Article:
- The Washington Times - Monday, September 11, 2000

Time for a debate

Vice President Al Gore and Texas Gov. George W. Bush may be squabbling over how to debate each other, but the Council on Foreign Relations is not waiting for them to make a decision.

The council has scheduled a series of debates on foreign policy with representatives from both campaigns. The first debate is scheduled for Sept. 25 at Georgetown University. The debate teams then move to other locations outside the Beltway next month.

"It's been 10 years now since we've had a serious debate on foreign policy, and in that time the world has changed enormously," said council President Leslie H. Gelb in announcing the debates last week.

"Our leaders owe it to the American people and to themselves to think through U.S. foreign policy and to tell us where they are going and why."

Sens. Carl Levin of Michigan and Joseph R. Biden Jr. of Delaware have agreed to argue the Democratic side. Former House Speaker Newt Gingrich of Georgia and former Sen. Warren Rudman of New Hampshire will present the Republican case.

The council also features foreign-policy interviews with representatives of the Bush and Gore campaigns on its Web site (www.foreignpolicy2000.org).

"We must correct our relations with Japan, China, Europe, India and the Southern Hemisphere," says Bush adviser Richard Armitage in one interview.

Gore adviser Marc Ginsberg says the vice president "is a true internationalist."

Diplomatic traffic

Foreign visitors in Washington this week include:


• President Petru Lucinschi of Moldova, who holds a news conference at noon at the National Press Club.

• President Heydar Aliyev of Azerbaijan, who attends a conference of the United States-Azerbaijan Chamber of Commerce. His delegation includes several Cabinet ministers.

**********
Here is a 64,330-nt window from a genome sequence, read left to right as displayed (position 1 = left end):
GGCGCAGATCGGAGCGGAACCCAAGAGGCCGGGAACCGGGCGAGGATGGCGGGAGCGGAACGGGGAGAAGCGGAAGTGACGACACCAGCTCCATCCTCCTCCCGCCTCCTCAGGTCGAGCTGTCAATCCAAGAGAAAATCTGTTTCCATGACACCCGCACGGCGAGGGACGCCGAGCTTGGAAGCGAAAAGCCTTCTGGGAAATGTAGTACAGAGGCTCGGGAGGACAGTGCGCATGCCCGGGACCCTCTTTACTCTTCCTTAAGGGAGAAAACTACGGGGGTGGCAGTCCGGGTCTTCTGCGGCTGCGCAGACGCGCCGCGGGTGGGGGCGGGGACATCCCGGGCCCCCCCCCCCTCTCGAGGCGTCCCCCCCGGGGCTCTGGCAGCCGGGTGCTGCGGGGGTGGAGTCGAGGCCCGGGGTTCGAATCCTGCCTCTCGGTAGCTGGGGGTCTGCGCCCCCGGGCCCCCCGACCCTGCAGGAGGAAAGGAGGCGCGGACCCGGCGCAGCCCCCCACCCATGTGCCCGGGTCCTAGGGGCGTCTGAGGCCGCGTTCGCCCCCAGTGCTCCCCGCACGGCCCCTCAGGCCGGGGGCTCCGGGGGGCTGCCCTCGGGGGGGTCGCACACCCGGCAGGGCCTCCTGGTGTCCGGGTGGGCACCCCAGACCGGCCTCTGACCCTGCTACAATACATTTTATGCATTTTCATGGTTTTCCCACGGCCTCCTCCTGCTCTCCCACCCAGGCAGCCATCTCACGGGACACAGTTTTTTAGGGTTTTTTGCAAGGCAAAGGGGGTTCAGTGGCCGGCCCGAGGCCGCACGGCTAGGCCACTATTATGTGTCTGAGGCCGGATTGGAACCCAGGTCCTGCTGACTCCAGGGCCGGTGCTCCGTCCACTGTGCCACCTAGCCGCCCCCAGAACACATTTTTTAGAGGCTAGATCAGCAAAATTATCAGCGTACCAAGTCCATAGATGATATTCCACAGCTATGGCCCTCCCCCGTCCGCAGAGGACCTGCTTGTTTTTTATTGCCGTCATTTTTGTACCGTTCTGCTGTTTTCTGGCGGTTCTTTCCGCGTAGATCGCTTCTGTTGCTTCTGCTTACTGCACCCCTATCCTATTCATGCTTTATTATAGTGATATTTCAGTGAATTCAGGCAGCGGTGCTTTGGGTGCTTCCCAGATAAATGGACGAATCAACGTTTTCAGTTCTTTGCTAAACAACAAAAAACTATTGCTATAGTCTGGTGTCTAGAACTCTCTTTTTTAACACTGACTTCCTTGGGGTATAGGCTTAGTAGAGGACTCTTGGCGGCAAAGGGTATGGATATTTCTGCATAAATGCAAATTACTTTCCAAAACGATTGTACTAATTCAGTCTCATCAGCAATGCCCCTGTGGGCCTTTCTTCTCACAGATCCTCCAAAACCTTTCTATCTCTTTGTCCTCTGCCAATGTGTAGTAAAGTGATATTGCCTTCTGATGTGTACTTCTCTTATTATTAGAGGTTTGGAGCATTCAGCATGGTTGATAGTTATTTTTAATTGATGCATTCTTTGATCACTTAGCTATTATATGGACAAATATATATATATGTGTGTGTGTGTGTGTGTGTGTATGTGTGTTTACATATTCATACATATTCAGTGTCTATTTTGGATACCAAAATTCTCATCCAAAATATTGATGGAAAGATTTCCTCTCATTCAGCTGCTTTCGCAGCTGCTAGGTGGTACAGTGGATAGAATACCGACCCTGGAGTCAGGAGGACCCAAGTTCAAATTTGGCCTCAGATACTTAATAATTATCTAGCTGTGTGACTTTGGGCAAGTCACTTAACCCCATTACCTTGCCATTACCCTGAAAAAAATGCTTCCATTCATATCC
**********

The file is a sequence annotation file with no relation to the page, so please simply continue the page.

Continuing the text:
• Rwandan President Paul Kagame, who delivers an address at the University of Maryland's College Park campus at 2:30 p.m.

• Sri Lankan Foreign Minister Lakshman Kadirgamar, who discusses the terrorist threat to his country's democracy with invited guests at the Woodrow Wilson Center.

• Slovak Education Minister Milan Ftacnik, who meets State Department officials and representatives of local universities and attends the Slovak Embassy's Constitution Day reception.

• Former Romanian President Ion Iliescu, who discusses Romania's November presidential election and the country's cooperation with the West at a 3 p.m. news conference at the National Press Club.

• German negotiator Otto Lambsdorff, who will hold talks with Deputy Treasury Secretary Stuart Eizenstat on the compensation of Nazi laborers.


• Mohamed Arkoun, an Arab-studies professor at Paris' Sorbonne University, and Abdou Filali Ansari of the King Abdul Aziz Foundation in Casablanca, Morocco. They attend a symposium on globalization and Islam at the Library of Congress.


• David Trimble, the first minister of Northern Ireland, and his deputy, Seamus Mallon, who meet President Clinton to discuss the new government in the British province.

• Indonesian Foreign Minister Alwi Shihab, who speaks at Johns Hopkins University. The lecture is open to the public. Call 202/663-5644 for reservations.

• Pat Cox, a member of the European Parliament, and Stephen K.N. Lau, privacy commissioner for personal data of Hong Kong. They join a panel discussion with guests invited to the Global Privacy Summit.


• Indian Prime Minister Atal Behari Vajpayee, who addresses a joint session of Congress. He meets President Clinton on Friday.

• Muhammad Halyqa, deputy prime minister of Jordan, who addresses invited guests at the Washington Institute for Near East Policy.


• Ethiopian Prime Minister Meles Zenawi, who holds a 9 a.m. news conference at the National Press Club to discuss his country's border dispute with Eritrea.

• Former Polish President Lech Walesa, who is the honorary guest at a dinner of the American Center of Polish Culture to recognize the 20th anniversary of the founding of the Solidarity trade union.

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